Because of their inquisitive nature and tolerance of bitter or high tannin material, goats may eat unpalatable weeds and wild shrubs that may be poisonous, such as cherry or milkweed. The absence or the severity of poisoning is related to the quantity of material consumed, the portion and age of the plant eaten, the season of the year, the age and size of the animal and other factors. In addition, several ornamental plants that are grown outdoors or indoors are highly toxic. For example, goats should not have access to, or be fed, clippings of yew, azaleas, oleanders, rhododendrons, delphinium, lily-of-the-valley and larkspur.
For goats in a mixed woodland browsing situation, wild cherry can be a problem. The leaves are not toxic when consumed green, but after wilting they become toxic. However, as goats browse, they sometimes break smaller limbs, causing remaining leaves to wilt. Then the wilted leaves will be toxic.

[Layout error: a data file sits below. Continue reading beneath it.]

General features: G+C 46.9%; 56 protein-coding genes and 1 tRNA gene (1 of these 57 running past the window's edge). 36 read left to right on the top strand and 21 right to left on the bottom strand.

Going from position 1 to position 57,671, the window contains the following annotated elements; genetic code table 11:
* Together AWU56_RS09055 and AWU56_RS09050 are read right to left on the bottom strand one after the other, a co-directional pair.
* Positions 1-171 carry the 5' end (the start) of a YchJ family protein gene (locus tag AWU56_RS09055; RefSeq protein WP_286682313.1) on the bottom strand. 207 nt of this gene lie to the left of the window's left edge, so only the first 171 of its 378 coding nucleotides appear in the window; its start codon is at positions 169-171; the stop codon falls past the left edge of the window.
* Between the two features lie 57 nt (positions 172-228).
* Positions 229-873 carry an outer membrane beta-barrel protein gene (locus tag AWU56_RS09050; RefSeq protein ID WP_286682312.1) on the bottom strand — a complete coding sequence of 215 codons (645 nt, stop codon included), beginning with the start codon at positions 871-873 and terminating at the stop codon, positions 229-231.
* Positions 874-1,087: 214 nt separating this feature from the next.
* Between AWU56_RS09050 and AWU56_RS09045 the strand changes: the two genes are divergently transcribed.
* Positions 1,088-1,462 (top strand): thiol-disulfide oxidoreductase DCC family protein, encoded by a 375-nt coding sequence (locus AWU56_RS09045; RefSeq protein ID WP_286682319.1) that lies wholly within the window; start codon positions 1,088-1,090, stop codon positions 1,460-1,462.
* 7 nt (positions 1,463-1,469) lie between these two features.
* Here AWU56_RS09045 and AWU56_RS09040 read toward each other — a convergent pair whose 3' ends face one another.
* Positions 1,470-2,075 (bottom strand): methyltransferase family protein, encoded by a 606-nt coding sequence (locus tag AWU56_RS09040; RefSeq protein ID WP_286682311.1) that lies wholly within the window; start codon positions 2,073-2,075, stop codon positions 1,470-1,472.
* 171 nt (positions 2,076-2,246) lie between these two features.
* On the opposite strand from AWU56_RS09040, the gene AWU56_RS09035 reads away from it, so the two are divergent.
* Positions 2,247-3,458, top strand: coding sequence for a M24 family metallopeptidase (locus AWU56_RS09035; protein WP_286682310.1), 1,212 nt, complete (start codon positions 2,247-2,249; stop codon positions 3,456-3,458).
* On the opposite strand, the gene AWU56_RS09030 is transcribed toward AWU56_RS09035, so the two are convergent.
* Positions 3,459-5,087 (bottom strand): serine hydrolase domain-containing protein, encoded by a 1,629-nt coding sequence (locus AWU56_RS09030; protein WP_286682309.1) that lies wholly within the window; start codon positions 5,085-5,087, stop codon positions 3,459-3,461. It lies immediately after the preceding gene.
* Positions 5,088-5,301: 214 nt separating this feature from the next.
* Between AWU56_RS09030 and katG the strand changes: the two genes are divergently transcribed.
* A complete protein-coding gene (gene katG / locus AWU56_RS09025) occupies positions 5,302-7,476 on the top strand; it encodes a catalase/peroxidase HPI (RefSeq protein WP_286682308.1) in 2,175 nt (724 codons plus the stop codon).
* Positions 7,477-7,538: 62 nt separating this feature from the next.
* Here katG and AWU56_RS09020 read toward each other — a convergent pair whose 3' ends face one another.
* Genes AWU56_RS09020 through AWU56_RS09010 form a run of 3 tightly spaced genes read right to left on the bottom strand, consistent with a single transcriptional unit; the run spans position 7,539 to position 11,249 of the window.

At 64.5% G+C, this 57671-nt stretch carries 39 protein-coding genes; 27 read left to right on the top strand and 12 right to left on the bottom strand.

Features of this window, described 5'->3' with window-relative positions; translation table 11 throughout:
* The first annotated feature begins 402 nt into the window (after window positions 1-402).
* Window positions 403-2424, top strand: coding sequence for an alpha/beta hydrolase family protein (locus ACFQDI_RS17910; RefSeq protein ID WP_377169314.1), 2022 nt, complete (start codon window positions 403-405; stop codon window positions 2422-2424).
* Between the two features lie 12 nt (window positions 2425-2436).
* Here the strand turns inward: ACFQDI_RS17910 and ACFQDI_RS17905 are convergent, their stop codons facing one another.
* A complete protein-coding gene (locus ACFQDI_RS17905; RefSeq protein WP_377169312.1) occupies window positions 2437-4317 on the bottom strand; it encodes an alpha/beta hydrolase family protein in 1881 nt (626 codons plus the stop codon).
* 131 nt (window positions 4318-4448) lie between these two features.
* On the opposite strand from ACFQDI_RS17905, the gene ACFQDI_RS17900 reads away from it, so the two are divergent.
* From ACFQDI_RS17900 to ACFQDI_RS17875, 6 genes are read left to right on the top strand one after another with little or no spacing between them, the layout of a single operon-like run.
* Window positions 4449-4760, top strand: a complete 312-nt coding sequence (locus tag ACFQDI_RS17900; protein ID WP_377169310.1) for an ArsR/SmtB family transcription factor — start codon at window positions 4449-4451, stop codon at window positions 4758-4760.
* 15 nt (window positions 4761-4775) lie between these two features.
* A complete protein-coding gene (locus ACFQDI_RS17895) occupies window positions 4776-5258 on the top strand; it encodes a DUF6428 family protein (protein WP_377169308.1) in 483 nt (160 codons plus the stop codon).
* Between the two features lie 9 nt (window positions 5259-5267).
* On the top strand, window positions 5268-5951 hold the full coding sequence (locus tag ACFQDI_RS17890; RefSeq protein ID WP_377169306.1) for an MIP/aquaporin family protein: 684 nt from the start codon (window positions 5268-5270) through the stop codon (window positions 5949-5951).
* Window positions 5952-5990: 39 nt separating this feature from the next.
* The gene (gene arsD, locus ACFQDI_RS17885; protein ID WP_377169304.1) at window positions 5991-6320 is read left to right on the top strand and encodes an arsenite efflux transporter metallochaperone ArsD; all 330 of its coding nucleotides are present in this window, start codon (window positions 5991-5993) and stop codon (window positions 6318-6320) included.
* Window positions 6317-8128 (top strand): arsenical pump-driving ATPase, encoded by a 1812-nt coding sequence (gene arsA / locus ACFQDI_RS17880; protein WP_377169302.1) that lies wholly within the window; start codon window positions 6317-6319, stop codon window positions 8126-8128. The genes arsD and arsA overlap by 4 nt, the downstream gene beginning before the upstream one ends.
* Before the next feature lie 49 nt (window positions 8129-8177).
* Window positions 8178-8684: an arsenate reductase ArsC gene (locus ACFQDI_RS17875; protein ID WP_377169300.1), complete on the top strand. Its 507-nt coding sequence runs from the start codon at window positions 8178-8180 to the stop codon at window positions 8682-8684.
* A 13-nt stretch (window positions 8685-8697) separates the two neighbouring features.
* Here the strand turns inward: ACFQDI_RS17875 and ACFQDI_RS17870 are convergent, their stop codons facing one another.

Goats are often not affected by poisonous compounds or anti-nutritional factors if a sufficient number of other plant species are available. Because goats prefer to consume a very varied diet, the detrimental effects of poisonous compounds found in certain plants are diluted.
Luginbuhl, J-M. 2006. Pastures for Meat Goats. In: Meat Goat Production Handbook, ed. T.A. Gipson, R.C. Merkel, K. Williams, and T. Sahlu, Langston University, ISBN 1-880667-04-5.